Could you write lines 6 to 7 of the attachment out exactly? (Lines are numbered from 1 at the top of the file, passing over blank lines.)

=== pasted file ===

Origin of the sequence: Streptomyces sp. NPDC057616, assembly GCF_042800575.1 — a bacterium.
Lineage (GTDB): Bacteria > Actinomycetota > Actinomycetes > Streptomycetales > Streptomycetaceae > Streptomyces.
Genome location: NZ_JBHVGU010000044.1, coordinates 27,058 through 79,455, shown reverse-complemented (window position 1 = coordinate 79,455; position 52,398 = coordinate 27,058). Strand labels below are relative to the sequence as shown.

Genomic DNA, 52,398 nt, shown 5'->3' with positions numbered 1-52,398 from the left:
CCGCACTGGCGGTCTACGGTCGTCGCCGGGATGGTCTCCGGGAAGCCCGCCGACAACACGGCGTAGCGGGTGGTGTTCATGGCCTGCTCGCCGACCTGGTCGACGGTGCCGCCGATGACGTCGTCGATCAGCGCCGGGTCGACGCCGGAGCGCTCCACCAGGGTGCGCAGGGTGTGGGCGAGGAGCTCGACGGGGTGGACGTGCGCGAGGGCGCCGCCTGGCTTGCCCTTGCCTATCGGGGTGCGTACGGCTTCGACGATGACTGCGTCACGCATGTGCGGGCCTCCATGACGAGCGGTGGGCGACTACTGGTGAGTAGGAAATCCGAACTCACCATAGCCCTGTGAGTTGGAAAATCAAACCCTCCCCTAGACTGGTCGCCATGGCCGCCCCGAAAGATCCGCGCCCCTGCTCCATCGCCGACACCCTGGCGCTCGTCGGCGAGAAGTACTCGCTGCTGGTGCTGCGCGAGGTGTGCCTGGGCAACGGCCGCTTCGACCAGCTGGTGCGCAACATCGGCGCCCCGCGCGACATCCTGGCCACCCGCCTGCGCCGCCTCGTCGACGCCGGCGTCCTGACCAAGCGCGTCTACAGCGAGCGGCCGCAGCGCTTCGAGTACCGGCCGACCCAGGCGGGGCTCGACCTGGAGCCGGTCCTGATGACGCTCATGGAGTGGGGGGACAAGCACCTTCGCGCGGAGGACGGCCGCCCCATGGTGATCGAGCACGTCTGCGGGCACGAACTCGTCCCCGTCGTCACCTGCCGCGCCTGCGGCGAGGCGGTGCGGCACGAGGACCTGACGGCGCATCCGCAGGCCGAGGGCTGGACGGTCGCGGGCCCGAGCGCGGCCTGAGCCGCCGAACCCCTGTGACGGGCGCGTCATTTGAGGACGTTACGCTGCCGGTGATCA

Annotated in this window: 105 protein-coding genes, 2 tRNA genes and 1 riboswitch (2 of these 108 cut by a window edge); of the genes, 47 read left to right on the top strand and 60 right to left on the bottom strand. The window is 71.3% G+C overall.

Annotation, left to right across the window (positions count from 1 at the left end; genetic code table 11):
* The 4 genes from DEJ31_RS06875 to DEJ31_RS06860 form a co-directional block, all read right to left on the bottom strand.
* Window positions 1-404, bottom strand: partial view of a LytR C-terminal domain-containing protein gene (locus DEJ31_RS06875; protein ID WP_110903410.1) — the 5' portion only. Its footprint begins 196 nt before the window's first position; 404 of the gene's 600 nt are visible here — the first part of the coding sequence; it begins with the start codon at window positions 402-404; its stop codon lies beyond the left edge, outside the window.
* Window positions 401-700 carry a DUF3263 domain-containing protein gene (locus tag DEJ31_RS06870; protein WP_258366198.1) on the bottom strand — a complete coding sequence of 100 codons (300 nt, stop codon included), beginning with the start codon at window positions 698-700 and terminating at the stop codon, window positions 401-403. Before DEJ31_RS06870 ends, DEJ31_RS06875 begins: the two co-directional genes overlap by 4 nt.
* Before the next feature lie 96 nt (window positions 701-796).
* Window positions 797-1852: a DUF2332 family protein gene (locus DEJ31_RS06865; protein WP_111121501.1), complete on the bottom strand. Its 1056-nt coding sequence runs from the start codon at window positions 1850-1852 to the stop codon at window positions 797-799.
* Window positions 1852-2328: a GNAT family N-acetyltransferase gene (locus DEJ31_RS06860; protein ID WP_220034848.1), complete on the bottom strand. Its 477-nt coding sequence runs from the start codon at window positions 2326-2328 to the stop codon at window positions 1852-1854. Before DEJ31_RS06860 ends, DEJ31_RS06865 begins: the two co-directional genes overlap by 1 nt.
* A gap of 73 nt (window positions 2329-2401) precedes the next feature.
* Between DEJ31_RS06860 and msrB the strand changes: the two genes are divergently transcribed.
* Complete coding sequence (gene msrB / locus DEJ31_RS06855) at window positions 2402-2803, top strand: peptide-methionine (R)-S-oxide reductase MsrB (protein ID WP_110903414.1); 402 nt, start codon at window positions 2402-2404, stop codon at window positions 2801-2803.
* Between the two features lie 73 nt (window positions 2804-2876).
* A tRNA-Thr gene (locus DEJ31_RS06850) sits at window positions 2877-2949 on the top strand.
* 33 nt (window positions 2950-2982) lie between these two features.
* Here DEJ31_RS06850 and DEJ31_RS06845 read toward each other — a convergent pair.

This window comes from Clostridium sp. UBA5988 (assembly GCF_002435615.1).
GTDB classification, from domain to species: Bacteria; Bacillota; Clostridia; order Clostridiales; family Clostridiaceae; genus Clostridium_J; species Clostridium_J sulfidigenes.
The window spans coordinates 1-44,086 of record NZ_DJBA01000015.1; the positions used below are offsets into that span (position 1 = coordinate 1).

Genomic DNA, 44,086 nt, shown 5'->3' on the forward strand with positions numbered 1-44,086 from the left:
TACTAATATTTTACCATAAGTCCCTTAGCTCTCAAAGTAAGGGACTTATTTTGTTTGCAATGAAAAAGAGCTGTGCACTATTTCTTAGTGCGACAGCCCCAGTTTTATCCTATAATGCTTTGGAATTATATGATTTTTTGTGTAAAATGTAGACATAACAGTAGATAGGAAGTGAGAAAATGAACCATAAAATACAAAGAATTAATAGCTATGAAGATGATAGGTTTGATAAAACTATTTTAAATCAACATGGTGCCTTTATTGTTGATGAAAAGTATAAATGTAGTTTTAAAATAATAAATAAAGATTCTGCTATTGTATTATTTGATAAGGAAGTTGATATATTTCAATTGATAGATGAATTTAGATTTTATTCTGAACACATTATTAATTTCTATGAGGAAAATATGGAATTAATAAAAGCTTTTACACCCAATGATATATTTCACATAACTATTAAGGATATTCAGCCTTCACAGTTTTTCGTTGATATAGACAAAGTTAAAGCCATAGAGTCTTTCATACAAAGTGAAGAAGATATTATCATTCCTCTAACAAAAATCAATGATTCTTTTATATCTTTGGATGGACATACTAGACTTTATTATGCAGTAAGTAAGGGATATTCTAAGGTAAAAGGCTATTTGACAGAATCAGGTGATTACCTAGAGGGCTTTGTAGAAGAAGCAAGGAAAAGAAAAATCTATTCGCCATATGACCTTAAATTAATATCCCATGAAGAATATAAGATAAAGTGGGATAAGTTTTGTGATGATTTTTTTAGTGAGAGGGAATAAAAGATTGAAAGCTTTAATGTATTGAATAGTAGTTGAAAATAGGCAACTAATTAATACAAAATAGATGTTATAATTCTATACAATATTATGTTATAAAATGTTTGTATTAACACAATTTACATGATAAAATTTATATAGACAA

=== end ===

Annotated in this window: 105 protein-coding genes, 2 tRNA genes and 1 riboswitch (2 of these 108 cut by a window edge); of the genes, 47 read left to right on the top strand and 60 right to left on the bottom strand. The window is 71.3% G+C overall.

Annotation, left to right across the window (positions count from 1 at the left end; genetic code table 11):